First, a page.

Keep in mind, from the perspective of each router, the Route Table is a map of every network that exists. If a router receives a packet destined to a network it does not know about, then as far as that router is concerned, that network must not exist. Therefore, when a router receives a packet destined to a network which is not in its Routing Table, that packet is discarded.
Address Resolution Protocol (ARP)
Earlier we discussed that MAC addresses are a Layer 2 addressing scheme. We also discussed that IP addresses are a Layer 3 addressing scheme.
What bridges these two addressing schemes is the Address Resolution Protocol (ARP).
Typically, when two hosts are communicating, they already know each other’s IP address. They can know each other’s IP address from a variety of methods: sometimes it is manually provided by a user, sometimes by another protocol (often DNS). But the actual method employed is irrelevant (at least to this article series).
However, what is definitely not known is their MAC addresses. The hosts will use ARP to discover the appropriate MAC address. To put it another way, ARP will use the known IP address, and discover the unknown MAC address. The discovered mapping is then added and stored in an ARP Table, which is a mapping of IP addresses to correlating MAC addresses.
We’ll describe how L2 and L3 are bridged together, and ARP’s role in the process using the following illustration:
In the image above, there are three networks: the purple network, the gray network, and the red network. We’ll use this diagram to illustrate two instances of ARP: First when a host is speaking to another host in the same network (Client to Purple server). And Second when a host is speaking to another host in a different network (Client to Red server).
When the Client needs to speak to the Purple Server, it will know the Purple Server’s IP address, and from that it will determine that the Purple Server exists in the local network. When a Client is attempting to speak to a host in the same network, the Client will issue an ARP request for the host’s MAC address.
ARP will allow the Client to complete the Layer 2 header as follows:
When the Client needs to speak to the Red Server, it will know the Red Server’s IP address, and from that it will know that the Red Server exists in a foreign network. As such, the packet must be delivered to the nearest router — otherwise known as the Default Gateway.
The Client is generally already configured with a Default Gateway — which we can tell from the image will be the R1. When a Client is attempting to speak to a host in a foreign network, the Client will issue an ARP request for the Default Gateway’s MAC address.
This will allow the Client to populate the Layer 3 and Layer 2 headers as follows:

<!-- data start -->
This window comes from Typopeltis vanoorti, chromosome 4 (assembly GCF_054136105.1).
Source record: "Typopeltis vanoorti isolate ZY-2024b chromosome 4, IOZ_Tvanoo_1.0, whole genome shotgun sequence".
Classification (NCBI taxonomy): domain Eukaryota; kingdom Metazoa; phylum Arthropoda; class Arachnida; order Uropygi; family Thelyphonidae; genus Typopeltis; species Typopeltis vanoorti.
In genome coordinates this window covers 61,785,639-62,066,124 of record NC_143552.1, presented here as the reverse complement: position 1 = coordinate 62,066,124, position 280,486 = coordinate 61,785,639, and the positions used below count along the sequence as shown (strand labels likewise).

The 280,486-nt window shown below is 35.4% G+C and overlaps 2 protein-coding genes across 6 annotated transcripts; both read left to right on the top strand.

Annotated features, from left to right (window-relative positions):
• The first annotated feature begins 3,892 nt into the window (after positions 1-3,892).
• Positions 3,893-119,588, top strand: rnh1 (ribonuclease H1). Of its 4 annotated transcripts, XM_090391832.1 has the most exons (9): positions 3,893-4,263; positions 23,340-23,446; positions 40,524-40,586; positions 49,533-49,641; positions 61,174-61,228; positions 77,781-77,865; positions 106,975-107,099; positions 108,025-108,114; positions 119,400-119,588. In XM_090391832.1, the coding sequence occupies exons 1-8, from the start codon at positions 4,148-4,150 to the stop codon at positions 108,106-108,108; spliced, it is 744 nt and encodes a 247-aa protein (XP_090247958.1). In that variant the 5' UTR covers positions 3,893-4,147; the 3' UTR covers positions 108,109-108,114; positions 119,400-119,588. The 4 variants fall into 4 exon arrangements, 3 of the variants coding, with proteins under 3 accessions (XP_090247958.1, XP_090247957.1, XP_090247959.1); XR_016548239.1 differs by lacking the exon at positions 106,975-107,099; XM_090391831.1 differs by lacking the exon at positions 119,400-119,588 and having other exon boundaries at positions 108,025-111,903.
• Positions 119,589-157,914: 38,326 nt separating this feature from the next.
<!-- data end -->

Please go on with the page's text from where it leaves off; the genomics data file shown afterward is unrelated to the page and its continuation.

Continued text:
- When a Client is speaking to a host in the same network, it will ARP for the MAC address of the host
- When a Client is speaking to a host in a different network, it will ARP for the MAC address of the Default Gateway
Remember, packet delivery is always the job of Layer 2, and Layer 2’s primary goal is getting a packet from hop to hop. Conversely, Layer 3, which is concerned with end to end delivery is unable to put a packet on a wire and send it to another host’s NIC. ARP’s role is to help the client create the proper L2 header, based on the L3 header, in order to get the packet from one hop to the next.
It should also be noted that any device that intends to forward a packet based upon the IP address (L3), must also have the ability to deliver the packet to the next hop (L2). As such, any device that uses IP addresses must also use ARP to deliver the packet using MAC addresses. Consequently, all Layer 3 devices must maintain an ARP Table.
This article and the previous covered a lot of ground on a variety of subjects that individually have entire books written about. This was intentionally done so that the next few articles in the series can bring everything together (and go a bit deeper than this article went). But it is crucial that all the tenants of these two articles be understood before moving forward.
In this article, we discussed the primary purposes of the different layers of the OSI model. Specifically:
- OSI Layer 1 is the physical medium carrying the 1’s and 0’s across the wire
- OSI Layer 2 is responsible for hop to hop delivery and uses MAC addresses
- OSI Layer 3 is responsible for end to end delivery and uses IP Addresses
- OSI Layer 4 is responsible for service to service delivery and uses Port Numbers
We also discussed some of the Key Players involved in moving a packet through the Internet:
- Switches facilitate communications within networks and operate at Layer 2
- Routers facilitate communication between networks and operate at Layer 3
- ARP uses a known IP address to resolve an unknown MAC address
We also discussed three different tables that are use to store different mappings:
- Switches use a MAC Address Table which is a mapping of Switchports to connected MAC addresses
- Routers use a Routing Table which is a mapping of known Networks to interfaces or next-hop addresses
- All L3 devices use an ARP Table which is a mapping of IP Addresses to MAC addresses
If any of the bullet points above don’t make complete sense, please consider re-reading this article or the one previous before continuing to the next article in this series.